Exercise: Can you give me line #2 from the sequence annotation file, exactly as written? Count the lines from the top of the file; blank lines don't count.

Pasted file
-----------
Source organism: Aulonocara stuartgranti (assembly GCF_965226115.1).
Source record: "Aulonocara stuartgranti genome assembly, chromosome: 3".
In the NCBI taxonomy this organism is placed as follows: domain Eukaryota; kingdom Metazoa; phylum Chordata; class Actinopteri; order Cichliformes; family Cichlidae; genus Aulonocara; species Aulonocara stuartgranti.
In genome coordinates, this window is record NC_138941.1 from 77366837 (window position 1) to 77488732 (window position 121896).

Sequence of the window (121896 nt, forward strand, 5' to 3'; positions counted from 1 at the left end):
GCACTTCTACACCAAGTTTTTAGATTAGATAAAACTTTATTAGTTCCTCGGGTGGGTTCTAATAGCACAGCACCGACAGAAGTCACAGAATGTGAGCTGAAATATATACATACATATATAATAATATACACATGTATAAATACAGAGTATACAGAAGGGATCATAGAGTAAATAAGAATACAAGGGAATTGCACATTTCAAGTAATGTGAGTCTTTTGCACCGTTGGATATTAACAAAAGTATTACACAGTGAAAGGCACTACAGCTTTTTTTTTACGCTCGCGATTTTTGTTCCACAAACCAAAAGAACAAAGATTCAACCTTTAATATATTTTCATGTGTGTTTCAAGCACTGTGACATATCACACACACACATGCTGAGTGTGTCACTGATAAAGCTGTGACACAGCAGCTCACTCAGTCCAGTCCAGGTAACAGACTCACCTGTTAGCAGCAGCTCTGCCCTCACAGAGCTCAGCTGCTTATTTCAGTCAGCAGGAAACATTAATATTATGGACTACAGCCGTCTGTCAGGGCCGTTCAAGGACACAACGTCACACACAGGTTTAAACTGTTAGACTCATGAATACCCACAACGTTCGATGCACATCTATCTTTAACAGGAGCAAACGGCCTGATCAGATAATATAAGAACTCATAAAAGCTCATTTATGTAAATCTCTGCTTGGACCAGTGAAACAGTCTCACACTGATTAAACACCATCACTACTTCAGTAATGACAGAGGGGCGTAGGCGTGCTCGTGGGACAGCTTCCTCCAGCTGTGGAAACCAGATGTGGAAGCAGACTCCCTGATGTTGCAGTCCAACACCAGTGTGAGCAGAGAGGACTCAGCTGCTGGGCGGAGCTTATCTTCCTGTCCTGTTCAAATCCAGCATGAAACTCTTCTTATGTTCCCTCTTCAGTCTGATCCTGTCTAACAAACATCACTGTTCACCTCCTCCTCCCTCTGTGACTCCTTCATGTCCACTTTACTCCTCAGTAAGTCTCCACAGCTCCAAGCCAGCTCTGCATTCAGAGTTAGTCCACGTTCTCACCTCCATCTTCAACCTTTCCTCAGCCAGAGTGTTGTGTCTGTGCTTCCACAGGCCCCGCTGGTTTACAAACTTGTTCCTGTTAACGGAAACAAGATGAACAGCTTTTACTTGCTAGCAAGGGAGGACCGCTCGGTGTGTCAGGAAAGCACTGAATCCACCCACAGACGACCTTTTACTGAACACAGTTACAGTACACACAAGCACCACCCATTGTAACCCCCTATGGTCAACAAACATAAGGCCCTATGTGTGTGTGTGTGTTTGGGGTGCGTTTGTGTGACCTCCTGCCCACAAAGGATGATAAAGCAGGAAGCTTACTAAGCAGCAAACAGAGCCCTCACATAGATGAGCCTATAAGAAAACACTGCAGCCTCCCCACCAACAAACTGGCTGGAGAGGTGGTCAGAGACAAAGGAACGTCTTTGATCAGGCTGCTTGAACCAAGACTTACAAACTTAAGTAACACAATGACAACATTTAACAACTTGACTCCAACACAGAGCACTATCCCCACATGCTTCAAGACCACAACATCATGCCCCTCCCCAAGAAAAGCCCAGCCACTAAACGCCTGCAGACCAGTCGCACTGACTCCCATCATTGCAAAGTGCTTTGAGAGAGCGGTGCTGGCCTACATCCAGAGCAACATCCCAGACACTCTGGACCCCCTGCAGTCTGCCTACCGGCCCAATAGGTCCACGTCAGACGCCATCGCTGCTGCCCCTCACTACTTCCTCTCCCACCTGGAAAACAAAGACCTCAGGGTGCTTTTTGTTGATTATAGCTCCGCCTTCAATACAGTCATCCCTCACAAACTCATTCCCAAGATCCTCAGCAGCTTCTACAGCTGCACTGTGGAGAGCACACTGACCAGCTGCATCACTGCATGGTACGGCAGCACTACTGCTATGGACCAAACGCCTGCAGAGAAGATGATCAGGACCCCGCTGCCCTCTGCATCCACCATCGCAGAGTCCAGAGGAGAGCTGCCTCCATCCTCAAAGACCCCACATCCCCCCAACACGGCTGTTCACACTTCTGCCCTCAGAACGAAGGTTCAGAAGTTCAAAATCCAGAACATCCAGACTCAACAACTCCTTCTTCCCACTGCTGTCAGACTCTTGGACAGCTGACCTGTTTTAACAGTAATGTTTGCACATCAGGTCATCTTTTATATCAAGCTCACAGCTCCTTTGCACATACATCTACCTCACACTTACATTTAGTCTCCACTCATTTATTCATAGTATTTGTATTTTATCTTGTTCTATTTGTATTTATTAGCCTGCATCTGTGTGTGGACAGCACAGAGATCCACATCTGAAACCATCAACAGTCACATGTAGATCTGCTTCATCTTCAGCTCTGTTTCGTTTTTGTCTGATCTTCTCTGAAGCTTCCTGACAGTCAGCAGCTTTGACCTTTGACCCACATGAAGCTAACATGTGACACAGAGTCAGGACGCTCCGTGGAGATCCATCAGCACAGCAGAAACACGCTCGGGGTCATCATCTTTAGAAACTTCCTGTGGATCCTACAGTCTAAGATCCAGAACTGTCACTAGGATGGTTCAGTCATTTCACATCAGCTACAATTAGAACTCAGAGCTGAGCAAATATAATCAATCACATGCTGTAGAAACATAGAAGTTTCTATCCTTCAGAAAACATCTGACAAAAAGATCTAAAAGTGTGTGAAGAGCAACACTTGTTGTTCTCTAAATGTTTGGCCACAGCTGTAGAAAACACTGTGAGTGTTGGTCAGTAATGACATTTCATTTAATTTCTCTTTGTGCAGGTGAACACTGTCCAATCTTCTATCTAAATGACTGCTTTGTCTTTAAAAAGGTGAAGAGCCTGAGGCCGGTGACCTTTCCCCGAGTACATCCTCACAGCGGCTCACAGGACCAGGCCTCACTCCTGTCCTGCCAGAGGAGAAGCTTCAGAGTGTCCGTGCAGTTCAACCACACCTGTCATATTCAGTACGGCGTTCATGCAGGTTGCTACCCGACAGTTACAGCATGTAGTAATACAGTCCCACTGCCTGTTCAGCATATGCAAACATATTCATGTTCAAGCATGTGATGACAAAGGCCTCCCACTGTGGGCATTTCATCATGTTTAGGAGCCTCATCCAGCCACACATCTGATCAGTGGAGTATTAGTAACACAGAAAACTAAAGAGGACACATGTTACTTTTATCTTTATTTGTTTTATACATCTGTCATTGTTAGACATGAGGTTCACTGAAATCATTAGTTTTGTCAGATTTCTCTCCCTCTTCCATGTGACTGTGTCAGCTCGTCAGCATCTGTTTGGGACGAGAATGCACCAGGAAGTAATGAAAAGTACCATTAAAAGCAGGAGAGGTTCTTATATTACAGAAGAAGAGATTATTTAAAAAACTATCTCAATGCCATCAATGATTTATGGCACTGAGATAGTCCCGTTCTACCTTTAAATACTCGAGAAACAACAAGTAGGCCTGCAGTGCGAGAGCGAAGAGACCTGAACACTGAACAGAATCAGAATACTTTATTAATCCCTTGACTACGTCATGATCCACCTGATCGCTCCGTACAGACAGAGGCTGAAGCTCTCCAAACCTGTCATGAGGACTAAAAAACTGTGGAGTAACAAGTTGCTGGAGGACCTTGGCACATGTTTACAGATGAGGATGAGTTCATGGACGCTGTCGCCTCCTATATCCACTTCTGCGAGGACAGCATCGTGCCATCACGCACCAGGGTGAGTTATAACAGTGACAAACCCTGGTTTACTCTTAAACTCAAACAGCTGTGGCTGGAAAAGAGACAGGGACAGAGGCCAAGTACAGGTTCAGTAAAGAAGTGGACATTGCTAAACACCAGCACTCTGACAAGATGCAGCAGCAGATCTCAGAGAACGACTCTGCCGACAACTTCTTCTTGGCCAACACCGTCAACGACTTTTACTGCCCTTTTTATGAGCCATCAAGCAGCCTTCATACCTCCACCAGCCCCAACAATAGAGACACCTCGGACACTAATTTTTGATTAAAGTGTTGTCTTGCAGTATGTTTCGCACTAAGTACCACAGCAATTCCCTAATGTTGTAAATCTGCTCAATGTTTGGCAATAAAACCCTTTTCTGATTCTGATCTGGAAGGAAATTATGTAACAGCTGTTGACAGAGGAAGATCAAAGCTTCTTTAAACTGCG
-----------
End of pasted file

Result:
Source record: "Aulonocara stuartgranti genome assembly, chromosome: 3".